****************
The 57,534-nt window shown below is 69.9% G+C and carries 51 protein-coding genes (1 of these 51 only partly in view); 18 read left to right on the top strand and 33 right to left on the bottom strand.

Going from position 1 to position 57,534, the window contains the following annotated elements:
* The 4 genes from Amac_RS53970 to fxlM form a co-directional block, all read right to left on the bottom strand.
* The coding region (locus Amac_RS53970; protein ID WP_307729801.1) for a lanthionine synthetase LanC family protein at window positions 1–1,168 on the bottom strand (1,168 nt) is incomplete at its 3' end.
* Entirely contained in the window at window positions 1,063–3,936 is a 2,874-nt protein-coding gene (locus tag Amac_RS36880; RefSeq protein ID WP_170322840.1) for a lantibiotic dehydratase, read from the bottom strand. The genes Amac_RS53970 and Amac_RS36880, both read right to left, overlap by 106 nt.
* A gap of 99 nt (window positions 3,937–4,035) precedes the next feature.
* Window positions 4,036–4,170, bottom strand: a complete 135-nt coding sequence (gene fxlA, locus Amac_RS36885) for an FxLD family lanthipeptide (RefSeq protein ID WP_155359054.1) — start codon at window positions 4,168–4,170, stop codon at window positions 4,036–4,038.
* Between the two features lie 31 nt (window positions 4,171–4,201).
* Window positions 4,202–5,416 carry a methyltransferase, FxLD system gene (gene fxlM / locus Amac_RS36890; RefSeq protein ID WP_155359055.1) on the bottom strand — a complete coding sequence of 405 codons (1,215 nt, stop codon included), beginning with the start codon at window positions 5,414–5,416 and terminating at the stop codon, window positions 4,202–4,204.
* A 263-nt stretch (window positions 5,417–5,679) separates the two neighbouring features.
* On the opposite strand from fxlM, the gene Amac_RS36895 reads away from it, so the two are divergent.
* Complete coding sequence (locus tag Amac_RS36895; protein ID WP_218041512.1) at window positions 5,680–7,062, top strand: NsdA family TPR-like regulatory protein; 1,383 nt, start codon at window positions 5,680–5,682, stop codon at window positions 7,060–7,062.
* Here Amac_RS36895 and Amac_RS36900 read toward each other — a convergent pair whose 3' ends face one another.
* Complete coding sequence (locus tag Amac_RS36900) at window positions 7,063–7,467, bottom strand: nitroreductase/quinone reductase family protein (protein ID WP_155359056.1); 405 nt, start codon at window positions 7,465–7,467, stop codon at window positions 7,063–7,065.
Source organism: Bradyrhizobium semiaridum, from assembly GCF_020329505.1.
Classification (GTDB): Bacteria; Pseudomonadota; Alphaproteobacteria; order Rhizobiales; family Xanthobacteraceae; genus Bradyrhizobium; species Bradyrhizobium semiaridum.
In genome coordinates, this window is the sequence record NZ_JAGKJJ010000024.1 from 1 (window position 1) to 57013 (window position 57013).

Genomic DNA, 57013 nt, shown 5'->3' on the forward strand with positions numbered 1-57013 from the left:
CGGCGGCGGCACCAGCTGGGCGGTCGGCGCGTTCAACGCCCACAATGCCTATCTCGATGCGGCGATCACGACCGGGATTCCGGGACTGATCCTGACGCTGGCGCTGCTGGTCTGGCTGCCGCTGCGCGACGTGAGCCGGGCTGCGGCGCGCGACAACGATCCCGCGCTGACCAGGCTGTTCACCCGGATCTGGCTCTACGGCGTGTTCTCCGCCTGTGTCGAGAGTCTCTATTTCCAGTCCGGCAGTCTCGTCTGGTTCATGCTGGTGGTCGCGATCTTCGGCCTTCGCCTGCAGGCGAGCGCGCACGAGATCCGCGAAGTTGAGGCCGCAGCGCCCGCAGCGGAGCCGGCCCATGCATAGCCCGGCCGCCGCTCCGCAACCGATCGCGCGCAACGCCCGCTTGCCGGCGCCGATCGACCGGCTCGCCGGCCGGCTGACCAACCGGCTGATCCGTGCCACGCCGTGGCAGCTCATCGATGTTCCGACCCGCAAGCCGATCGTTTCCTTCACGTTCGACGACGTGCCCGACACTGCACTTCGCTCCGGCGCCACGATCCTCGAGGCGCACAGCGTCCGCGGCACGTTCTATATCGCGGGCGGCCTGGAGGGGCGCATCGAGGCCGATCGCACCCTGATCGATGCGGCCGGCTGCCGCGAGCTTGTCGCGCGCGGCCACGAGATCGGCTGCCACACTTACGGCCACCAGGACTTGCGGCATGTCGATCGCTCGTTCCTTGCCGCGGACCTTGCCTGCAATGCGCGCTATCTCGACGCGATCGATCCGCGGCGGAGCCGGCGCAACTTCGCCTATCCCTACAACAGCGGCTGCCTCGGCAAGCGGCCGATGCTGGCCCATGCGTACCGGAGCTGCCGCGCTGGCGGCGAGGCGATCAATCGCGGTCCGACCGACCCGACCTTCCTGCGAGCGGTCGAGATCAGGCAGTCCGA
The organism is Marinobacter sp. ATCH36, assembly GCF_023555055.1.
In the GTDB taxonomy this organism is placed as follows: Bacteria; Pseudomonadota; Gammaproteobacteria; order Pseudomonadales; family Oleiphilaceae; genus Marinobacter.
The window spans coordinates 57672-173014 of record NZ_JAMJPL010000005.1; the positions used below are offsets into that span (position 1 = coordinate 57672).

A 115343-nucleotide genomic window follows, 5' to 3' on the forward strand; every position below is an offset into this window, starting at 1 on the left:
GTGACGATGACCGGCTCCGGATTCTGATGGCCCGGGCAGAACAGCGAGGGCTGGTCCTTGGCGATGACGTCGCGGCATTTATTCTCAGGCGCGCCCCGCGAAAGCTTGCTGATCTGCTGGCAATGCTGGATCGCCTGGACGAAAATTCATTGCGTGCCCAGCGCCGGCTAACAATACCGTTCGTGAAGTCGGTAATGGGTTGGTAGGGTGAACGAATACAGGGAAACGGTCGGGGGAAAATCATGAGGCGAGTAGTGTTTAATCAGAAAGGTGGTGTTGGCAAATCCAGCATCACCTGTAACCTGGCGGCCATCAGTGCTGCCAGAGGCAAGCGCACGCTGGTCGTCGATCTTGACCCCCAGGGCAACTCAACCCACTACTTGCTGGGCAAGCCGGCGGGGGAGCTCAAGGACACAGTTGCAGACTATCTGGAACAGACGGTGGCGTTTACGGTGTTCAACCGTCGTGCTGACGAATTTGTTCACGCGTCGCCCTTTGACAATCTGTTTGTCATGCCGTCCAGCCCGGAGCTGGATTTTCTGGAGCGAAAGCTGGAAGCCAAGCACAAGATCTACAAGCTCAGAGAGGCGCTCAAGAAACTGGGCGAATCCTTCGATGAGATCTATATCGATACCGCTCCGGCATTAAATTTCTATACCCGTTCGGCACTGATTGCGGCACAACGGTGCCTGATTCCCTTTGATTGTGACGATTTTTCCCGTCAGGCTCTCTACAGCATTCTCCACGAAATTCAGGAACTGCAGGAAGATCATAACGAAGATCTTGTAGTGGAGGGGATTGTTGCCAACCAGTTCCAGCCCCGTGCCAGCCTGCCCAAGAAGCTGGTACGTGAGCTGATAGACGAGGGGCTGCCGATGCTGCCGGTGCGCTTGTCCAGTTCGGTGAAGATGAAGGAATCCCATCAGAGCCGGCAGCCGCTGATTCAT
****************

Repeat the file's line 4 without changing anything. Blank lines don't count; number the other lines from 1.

* The coding region (locus Amac_RS53970; protein ID WP_307729801.1) for a lanthionine synthetase LanC family protein at window positions 1–1,168 on the bottom strand (1,168 nt) is incomplete at its 3' end.